Russian Federation Vladimir Putin may fancy himself as a modern Czar, and even compared himself recently to Peter the Great. Part of his motivation for his invasion of Ukraine was to rebuild the former Russian Empire. However, one area where Putin certainly differs from Peter the Great is in the appreciation for western culture.
Putin has shown his disdain for the west, yet, for centuries the Russian court – along with much of Europe – looked to France as the center of culture. Moreover, the Russian nobility spoke French as it was part of a “code” that only the elitist society could understand. The use of French fell out of favor in the early 19th century as a result of the Napoleonic Wars, yet France and Russia resumed closed ties in the years leading to the First World War.
Fast forward a century and it appears some in the Kremlin are showing an affinity for France again – or more aptly French military technology.
A T-90 With French Hardware
According to recent reports, Ukrainian forces had captured one of the Russian military’s state-of-the-art T-90 Vladimir tanks in late May, and quickly found that much of the equipment wasn’t made in Russia. Instead, it seems that the Kremlin had employed a kit made by French defense contractor Thales.
It remains unclear how or when Russia may have acquired the components, but there has been an arms embargo in place since the annexation of Crimea in 2014. That has precluded western defense contractors from supplying such military hardware to Russia, but the UK’s Sun newspaper reported this week that some €346 million worth of military gear was sold to Russia by continental manufacturers since then.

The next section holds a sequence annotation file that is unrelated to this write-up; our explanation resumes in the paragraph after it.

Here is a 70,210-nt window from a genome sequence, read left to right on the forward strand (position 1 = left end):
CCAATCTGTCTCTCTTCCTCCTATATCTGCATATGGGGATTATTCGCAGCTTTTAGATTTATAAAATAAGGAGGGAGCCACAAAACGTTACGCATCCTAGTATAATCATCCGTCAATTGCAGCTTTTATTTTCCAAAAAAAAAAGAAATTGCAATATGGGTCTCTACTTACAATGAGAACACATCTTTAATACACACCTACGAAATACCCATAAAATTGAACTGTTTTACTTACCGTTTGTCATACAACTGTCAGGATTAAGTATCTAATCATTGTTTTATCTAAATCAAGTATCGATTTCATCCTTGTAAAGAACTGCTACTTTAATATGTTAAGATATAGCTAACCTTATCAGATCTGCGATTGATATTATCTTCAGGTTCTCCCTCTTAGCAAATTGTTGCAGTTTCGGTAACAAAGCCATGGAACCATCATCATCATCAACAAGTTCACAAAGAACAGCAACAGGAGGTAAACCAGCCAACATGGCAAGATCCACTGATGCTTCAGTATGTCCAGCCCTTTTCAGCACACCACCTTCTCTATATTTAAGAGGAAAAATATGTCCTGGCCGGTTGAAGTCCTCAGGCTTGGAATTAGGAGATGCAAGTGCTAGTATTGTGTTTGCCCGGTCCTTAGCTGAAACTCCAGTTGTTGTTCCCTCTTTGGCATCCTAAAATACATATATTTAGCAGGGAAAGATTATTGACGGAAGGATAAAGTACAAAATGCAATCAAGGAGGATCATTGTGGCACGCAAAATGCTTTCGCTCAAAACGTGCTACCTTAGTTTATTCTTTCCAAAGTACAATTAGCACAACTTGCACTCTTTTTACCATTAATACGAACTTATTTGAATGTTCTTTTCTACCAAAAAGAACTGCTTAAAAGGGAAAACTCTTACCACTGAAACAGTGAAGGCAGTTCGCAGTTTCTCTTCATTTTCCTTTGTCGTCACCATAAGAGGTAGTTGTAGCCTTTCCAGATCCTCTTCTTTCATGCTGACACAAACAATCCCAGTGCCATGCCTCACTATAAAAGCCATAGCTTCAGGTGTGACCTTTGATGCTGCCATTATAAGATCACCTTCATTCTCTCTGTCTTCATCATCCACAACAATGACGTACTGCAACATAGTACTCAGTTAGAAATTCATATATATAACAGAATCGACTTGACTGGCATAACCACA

“The French people who are opening their doors to Ukrainian refugees should be aware they are fleeing a war aided by their country’s own firms,” Ukrainian politician Alex Goncharenko told the newspaper.
What Does Thales Say?
The British news outlet also received a response from Thales, the maker of the hardware found in the Russian MBT.
“Thales has always strictly complied with French and international regulations, which is why – since the European embargo measures taken in 2014 – we have not signed any contracts with Russia in the defence sector,” a company spokesperson was quoted as telling The Sun. “Messages have been recently published on social networks showing our optronic equipment on board Russian military platforms.”
The spokesperson added, “We share the emotion generated by these images, but it is important to remember that this equipment was delivered within the framework of contracts signed before the embargo decreed in 2014.”
Russia’s Advanced Tank?
The Kremlin has touted the capabilities of its T-90M – sometimes known as the “Vladimir” in honor of its chief designer Vladimir Potkin. However, the moniker is also being used among Ukrainian forces as a way to mock Russian Federation President Vladimir Putin.
Perhaps given that it is employing French technology, the Kremlin should dub it “Napoleon” instead. Of course, there have been past reports that Russia has had to pull microprocessors and other computer chips from appliances such as dishwashers to keep its tanks running. For someone who has so little regard for the west, Putin seems to depend on it.
Now a Senior Editor for 1945, Peter Suciu is a Michigan-based writer who has contributed to more than four dozen magazines, newspapers and websites. He regularly writes about military hardware, firearms history, cybersecurity and international affairs. Peter is also a Contributing Writer for Forbes.